A history of your favorite morning beverage

A close-up of roasted coffee beans.
A close-up of roasted coffee beans.
Photo by Mike Kenneally on Unsplash

Modern coffee is one of the most varied yet fundamental parts of daily life. From Caffe Vanilla Frappuccinos from Starbucks to black Nestle instant, coffee is routine for many, if not most, working people. In fact, it’s more surprising to hear that someone explicitly doesn’t drink coffee than it is to learn they do; when meeting someone new, we assume they drink coffee until proven otherwise.

I’m sure we’re all used to the complaints provided by people regarding the modern costs of coffee. To them, coffee is something on which money is not to be wasted, as it isn’t worth more than a buck or two. These complaints are usually quite indiscriminate between the different ways one can consume coffee: a latte is a cup of drip is a cold brew, and it all costs too much. I would like to make the case, however, that coffee is actually undervalued in our incredibly instant-gratification society. …


Give a little, take a little, and expand your culinary horizons.

Takeout Indian food is scattered on a wooden table.
Takeout Indian food is scattered on a wooden table.
Indian cuisine is one of the easiest to share. Image courtesy of author.

“Now, that was fantastic,” the man said, pointing across the table to his daughter’s meal, “She definitely had the winner tonight.” Seeing families sample one another’s individually-ordered entrees always puts a smile on my face. Perhaps it is something about the comfortability that must be shared to either ask or offer a taste. Or maybe it shows a group of people who clearly care about pushing the boundaries of their comfort zones in food, exploring as much as possible on one dinner table. …


Making your kitchen fancy and less wasteful.

Multiple bottles if multicolored oils and vinegars.
Multiple bottles if multicolored oils and vinegars.
Image by Hans Braxmeier from Pixabay

I remember the first time I had it — the sherry vinaigrette from a restaurant in Cambridge — and I was in love. The zesty tang, paired with an emulsified texture that clings perfectly to lettuce, led me to (previously unheard-of) salad seconds. Nowadays, my cabinet is full of vinegars, and I get excited by gifts of specialty olive oils. Salads are a staple of my lunches, helping me pretend that my diet is very healthy.

Much of this salad-love emerged during quarantine. With all the days blending together and the passage of time perpetually blurred, many of us are faced with the question, “Am I hungry or am I bored?” …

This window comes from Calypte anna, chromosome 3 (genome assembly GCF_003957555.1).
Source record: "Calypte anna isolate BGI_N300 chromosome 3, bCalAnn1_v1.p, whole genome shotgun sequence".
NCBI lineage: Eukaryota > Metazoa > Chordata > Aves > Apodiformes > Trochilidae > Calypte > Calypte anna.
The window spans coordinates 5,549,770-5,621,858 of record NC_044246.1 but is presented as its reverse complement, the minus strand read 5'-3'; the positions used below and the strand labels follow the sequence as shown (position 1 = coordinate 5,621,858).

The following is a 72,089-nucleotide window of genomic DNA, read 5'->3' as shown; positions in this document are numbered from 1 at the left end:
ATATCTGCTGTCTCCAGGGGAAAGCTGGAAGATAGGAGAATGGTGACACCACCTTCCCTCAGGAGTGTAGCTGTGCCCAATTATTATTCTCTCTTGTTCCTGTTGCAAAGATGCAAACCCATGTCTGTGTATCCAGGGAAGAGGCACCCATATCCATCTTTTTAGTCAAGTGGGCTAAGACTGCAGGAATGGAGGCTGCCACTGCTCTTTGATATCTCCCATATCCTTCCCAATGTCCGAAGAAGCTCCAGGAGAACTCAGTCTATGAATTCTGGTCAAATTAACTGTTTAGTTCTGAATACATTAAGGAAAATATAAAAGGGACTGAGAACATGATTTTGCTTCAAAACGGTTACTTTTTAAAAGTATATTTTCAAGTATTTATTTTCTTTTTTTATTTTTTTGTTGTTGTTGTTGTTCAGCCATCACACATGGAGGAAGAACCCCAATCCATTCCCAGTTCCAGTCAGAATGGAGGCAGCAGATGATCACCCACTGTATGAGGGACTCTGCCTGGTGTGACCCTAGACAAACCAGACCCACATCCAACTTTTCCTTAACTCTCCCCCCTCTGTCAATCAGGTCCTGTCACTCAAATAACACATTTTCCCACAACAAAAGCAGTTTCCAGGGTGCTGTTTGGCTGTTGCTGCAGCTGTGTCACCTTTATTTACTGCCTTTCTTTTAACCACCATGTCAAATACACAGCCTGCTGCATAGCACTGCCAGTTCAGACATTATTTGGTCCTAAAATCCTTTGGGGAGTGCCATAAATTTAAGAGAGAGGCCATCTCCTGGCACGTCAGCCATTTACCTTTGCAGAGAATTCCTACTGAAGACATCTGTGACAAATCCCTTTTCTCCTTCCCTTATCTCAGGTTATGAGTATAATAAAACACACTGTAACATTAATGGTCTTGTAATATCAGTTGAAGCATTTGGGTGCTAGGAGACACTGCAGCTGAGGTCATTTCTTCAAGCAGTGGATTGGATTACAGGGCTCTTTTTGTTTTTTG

Please, please don’t write Wikipedia articles in a language you don’t know.

The flag of Scotland waves against a blue sky.
The flag of Scotland waves against a blue sky.
Image by M W from Pixabay

If you thought 2020 couldn’t get any weirder, you’d sadly be wrong: it was revealed in late August that a huge portion of the Scots Wikipedia was entirely fabricated by an American teenager with no knowledge of the language outside of a Scots-English dictionary. …


Food waste is an issue, but not an insurmountable one.

A pile of food scraps, including banana peels, onion skin, and eggshells.
A pile of food scraps, including banana peels, onion skin, and eggshells.
Image by Ben Kerckx from Pixabay

“Waste not, want not.” Nearly everyone has a memory of a parent scolding them with this line, or something related. Despite being trained from a young age to avoid waste, researchers speculate that as much as 40% of all food in the United States is wasted, from household garbage to commercial kitchen trimmings. Food waste is a massive problem in the United States, as it contributes to greenhouse gas emissions and environmental pollution. Additionally, many households spend hundreds of dollars per month purchasing meals that will only find their way into the weekly refrigerator cleanout. …


On being a recent graduate in 2020

A collage of many job-hunting website logos, including Monster, Glassdoor, and LinkedIn.
A collage of many job-hunting website logos, including Monster, Glassdoor, and LinkedIn.
Logos haunting my nightmares

If another person wishes me good luck on my job search, I’m going to lose it. Something about the phrase really grinds my gears. I want to be hired for my skills, not by luck, I think, I don’t need luck. Yet, my months of job searching keep steering me to the inevitable conclusion that so much of this game is luck. It’s not that I don’t need it; I don’t want to need it.

Like many (many, many, many) people, I just graduated from college this spring. Like many people, I relocated to the big city to chase a childhood dream of being sophisticated and cosmopolitan. Like many people, I am tragically unemployed and spending hours every day on every job listing website you can name. Like many people, I am collecting unemployment to make ends meet. …

About

Leah Butz

I like food, language, and sustainability.

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